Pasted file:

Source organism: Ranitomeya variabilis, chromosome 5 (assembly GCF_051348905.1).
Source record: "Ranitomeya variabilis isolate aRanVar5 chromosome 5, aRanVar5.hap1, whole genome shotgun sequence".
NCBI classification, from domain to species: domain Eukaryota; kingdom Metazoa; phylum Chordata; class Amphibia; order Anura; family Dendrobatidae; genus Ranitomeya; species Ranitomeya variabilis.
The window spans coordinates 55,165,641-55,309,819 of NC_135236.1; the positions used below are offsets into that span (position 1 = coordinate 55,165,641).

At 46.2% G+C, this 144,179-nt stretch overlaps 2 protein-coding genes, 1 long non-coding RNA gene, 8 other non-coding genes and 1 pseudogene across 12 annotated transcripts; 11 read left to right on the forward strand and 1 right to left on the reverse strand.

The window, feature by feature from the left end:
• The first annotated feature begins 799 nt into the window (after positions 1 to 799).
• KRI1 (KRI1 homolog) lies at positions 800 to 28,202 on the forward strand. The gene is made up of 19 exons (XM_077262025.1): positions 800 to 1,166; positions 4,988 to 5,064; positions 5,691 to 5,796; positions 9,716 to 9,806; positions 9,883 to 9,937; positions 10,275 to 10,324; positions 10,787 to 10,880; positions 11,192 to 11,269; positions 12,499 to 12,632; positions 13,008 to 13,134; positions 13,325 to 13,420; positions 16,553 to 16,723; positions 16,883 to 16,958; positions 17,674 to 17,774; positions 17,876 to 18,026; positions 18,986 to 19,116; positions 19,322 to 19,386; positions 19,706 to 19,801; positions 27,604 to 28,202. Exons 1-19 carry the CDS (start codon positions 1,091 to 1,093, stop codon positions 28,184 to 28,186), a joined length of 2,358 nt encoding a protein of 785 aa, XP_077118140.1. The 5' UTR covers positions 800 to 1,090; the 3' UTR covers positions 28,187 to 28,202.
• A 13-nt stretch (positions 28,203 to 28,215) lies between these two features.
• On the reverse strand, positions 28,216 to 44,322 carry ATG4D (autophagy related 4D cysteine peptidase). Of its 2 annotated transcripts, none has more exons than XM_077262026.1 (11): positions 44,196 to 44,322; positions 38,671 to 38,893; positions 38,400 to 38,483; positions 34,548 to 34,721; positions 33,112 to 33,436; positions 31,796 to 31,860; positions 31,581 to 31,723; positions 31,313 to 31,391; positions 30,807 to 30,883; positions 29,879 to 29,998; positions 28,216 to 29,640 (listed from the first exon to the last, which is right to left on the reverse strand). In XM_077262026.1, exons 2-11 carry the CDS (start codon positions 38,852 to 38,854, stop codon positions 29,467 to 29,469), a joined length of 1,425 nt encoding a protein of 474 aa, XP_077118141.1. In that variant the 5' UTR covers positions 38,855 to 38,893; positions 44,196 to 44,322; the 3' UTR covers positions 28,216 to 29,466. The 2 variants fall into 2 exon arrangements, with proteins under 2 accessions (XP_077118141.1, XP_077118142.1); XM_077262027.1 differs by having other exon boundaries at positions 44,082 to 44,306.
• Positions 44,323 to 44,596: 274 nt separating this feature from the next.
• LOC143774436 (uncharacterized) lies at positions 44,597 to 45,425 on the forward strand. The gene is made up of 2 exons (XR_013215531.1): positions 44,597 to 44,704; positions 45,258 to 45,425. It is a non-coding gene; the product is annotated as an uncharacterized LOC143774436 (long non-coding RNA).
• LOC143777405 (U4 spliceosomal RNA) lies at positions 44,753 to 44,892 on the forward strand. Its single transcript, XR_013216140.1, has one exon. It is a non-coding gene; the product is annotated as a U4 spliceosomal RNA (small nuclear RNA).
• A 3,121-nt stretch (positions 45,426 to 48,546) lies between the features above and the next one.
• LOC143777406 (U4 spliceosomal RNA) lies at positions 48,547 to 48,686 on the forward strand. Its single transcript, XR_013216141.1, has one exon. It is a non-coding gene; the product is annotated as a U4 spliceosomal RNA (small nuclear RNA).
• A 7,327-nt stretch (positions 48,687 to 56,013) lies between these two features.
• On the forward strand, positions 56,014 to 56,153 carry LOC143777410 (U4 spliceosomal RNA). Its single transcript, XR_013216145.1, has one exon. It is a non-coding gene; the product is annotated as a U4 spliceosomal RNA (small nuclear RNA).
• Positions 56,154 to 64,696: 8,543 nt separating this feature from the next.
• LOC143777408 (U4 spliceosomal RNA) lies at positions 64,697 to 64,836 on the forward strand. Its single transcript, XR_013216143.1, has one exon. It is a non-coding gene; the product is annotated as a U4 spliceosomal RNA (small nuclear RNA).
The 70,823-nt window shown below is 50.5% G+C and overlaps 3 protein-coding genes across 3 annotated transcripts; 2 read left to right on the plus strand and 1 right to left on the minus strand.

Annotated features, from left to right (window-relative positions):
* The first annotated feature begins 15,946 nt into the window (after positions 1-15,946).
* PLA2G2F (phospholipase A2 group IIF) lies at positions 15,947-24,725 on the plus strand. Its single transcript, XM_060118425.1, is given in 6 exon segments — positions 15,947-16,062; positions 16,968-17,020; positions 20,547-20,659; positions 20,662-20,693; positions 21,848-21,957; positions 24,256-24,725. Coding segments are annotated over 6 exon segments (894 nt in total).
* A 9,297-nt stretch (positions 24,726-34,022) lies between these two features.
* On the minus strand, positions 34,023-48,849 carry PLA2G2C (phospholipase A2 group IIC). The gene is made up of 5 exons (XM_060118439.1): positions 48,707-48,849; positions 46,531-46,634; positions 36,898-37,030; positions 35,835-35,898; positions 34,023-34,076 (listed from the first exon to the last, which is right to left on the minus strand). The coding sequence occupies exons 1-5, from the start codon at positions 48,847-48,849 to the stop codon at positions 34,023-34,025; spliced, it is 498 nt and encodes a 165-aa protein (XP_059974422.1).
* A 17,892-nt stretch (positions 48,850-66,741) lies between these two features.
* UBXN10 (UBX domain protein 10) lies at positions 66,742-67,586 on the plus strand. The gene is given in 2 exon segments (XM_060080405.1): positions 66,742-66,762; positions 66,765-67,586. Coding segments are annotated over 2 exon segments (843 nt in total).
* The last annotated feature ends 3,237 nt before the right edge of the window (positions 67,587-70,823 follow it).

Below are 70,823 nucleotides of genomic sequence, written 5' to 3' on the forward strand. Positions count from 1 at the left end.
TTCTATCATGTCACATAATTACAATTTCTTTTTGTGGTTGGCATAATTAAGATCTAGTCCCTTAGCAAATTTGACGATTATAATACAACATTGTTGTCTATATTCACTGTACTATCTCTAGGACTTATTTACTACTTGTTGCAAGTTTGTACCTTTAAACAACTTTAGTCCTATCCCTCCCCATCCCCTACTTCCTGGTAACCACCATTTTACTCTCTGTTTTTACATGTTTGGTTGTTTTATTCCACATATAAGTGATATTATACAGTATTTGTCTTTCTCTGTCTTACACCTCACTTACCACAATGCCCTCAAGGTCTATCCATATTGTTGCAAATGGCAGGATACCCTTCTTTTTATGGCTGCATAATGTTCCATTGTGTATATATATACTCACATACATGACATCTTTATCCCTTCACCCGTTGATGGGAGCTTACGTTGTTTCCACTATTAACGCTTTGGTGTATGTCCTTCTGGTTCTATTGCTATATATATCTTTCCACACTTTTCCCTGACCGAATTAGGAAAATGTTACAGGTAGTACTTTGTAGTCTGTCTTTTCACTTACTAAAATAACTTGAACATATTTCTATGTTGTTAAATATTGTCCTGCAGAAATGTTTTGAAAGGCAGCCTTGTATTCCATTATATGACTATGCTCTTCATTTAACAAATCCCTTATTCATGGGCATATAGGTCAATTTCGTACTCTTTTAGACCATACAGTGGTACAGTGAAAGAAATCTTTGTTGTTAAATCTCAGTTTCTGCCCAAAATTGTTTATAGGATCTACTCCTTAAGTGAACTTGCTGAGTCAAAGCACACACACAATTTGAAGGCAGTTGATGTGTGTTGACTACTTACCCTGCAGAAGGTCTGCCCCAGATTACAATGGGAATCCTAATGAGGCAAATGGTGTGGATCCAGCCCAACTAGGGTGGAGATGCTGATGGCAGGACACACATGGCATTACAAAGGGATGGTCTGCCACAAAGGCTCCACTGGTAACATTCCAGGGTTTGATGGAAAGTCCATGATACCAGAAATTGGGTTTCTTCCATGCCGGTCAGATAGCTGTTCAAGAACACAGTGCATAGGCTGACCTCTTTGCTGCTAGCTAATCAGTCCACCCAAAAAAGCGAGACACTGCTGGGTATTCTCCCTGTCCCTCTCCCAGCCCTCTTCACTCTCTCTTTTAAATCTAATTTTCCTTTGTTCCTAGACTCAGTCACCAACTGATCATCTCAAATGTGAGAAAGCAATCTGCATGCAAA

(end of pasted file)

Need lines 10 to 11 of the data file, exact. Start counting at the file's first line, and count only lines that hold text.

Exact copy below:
• On the reverse strand, positions 28,216 to 44,322 carry ATG4D (autophagy related 4D cysteine peptidase). Of its 2 annotated transcripts, none has more exons than XM_077262026.1 (11): positions 44,196 to 44,322; positions 38,671 to 38,893; positions 38,400 to 38,483; positions 34,548 to 34,721; positions 33,112 to 33,436; positions 31,796 to 31,860; positions 31,581 to 31,723; positions 31,313 to 31,391; positions 30,807 to 30,883; positions 29,879 to 29,998; positions 28,216 to 29,640 (listed from the first exon to the last, which is right to left on the reverse strand). In XM_077262026.1, exons 2-11 carry the CDS (start codon positions 38,852 to 38,854, stop codon positions 29,467 to 29,469), a joined length of 1,425 nt encoding a protein of 474 aa, XP_077118141.1. In that variant the 5' UTR covers positions 38,855 to 38,893; positions 44,196 to 44,322; the 3' UTR covers positions 28,216 to 29,466. The 2 variants fall into 2 exon arrangements, with proteins under 2 accessions (XP_077118141.1, XP_077118142.1); XM_077262027.1 differs by having other exon boundaries at positions 44,082 to 44,306.
• Positions 44,323 to 44,596: 274 nt separating this feature from the next.